Click OK to dismiss the camera configuration dialogue. In the main FTNoIR window, click "Options" in the top menubar and then select "Keyboard and Mouse Shortcuts."


FTNoIRKB.png


This is where you set your shortcuts to recenter, start/stop, etc. I have the default TrackIR setting of Shift+F12 to recenter shown here, but you can set it to anything you'd like.


FTNoIRInvert.png


Now we have just a few more quick things to configure and we're ready to go. Smoothness is set to 1 by default, I like it about midway, but any value is acceptable as long as you're happy with the smoothness of in-game tracking. I also found that I need to invert the Yaw and Pitch axes to get appropriate tracking in-game.

Verify that the Game Protocol dropdown is set to the default FreeTrack 2.0 protocol.

Note: by default, the Freetrack 2.0 interface will send input to the game using both the FreeTrack and TrackIR protocols. Some users have reported needing to explicitly pick one or the other to have head tracking recognized correctly in-game. This option is found by clicking the Settings button in the Game Protocol section.

Go ahead and click the Curves button in the lower right and then launch DCS.


FTNoIRCurves.png


In DCS, from the main menu go to Options. In the System tab, make sure Resolution is set to your monitor's resolution and uncheck Fullscreen. This will cause the game to run in windowed fullscreen mode, making life easier since we're going to be alt-tabbing between DCS and FTNoIR for the final step.

Return to the main menu and launch an Instant Action session. As soon as the sim has loaded, you should immediately see the camera begin tracking your head movements. At this point, you'll want to alt-tab back to FTNoIR and begin adjusting your curves settings. This part comes very much down to personal preference, so you're going to have to play with it a bit until you find a combination of settings that you like. The settings shown in the image above are just a couple of quick changes I made from the defaults and haven't been tweaked much yet.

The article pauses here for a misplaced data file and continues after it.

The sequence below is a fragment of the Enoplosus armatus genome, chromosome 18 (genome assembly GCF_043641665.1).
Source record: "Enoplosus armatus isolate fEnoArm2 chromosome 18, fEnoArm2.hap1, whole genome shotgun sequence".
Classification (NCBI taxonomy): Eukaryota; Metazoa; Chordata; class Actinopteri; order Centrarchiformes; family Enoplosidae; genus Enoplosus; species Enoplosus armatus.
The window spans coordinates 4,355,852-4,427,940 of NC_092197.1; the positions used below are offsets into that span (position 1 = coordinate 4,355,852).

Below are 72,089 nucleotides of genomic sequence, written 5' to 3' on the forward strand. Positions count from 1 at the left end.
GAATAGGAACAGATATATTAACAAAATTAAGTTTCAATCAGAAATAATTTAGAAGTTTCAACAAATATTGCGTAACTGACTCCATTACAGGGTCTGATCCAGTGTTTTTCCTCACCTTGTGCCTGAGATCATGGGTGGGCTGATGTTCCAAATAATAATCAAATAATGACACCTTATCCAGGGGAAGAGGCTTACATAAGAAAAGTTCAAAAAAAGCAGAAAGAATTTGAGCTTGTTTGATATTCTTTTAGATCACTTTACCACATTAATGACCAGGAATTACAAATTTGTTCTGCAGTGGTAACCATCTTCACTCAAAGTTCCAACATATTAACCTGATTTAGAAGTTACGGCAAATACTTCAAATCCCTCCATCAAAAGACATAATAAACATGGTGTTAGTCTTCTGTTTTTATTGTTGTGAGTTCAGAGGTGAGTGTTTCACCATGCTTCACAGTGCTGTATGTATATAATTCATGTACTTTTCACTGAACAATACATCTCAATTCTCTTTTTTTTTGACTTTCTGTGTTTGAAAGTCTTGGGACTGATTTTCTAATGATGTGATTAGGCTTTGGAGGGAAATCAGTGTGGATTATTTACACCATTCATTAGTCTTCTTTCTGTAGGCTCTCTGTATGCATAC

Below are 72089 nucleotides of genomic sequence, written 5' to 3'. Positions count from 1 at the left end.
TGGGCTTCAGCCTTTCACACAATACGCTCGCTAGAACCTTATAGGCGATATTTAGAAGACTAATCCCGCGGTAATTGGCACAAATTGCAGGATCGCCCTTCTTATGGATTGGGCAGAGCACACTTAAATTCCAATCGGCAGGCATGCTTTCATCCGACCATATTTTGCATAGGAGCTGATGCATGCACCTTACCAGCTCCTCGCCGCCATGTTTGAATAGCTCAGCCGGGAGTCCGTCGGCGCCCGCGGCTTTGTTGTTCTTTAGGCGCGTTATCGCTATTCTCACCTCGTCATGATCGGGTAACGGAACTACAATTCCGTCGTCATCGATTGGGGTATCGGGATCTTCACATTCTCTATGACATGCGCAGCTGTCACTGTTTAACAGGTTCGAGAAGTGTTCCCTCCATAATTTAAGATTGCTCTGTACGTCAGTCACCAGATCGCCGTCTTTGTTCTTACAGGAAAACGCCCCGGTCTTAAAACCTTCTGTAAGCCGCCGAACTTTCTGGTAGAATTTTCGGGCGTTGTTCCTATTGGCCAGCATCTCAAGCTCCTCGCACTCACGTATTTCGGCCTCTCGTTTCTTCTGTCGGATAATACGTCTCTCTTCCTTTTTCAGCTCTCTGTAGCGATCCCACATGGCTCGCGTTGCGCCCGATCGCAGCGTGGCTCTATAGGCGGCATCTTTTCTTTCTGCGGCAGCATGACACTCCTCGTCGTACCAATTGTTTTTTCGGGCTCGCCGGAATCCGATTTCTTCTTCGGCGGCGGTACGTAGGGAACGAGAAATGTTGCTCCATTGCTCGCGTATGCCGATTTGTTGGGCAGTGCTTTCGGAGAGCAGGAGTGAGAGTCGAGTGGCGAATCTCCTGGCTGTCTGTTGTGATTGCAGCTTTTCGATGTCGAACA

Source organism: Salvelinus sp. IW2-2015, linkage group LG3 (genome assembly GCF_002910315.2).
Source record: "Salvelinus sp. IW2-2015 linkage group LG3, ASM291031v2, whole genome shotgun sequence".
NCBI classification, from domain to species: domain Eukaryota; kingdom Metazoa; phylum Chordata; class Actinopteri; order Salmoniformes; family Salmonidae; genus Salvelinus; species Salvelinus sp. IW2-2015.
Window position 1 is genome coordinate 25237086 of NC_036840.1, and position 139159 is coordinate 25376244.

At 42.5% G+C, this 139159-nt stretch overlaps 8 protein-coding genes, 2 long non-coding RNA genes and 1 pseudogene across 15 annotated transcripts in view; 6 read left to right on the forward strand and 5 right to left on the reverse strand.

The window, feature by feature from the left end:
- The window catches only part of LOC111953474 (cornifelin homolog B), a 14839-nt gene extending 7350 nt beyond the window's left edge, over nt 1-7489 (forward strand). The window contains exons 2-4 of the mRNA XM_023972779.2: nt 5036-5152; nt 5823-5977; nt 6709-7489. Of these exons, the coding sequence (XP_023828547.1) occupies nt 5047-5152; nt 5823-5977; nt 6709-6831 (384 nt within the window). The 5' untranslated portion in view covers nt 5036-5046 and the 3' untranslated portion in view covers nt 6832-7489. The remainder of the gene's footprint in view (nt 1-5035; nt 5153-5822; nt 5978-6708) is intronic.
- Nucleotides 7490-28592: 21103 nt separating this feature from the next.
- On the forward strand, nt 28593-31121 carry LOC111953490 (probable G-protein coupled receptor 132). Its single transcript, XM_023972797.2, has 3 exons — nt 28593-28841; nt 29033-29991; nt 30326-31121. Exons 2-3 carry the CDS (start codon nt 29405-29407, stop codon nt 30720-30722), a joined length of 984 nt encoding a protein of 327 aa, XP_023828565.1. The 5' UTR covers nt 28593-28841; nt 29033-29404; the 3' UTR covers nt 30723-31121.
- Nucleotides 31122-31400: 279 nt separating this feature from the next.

A few pointers to get you started:

  • Setting a very flat curve near the center of the curve will help you avoid jitter when you're trying to look straight ahead. This helps keep your HUD from bouncing around.
  • You'll notice a red dot moving along the curve as you turn your head. Take note of where that dot stops moving as your turn your head; you'll generally want to set the curve steepest at this point to get full range of motion in-game.
  • While you'll use a lot of yaw and pitch, roll isn't particularly useful in DCS, so you'll probably want to set that axis on a fairly flat curve. Similarly, X and Z translation are extremely useful, but Y translation can be a bit annoying, so you may want to flatten it out, as well.
  • FTNoIR can send input values to DCS that exceed the limits of the in-game view port. When this happens, you'll see the camera snap around and appear to be backwards. Here is a video demonstrating this happening. If you run into this issue, watch the FTNoIR window and make note of where the red tracking dot is on the curve when this happens. Click on the top right corner of the curve and drag it down to that point. This sets a limit on the values FTNoIR will send DCS and prevent the wrap around. You can see what this should look like on the pitch and roll curves of the screenshot above.

You should now have a fully working FTNoIR setup. It's just a matter of tweaking your curves to your liking from this point out. Enjoy!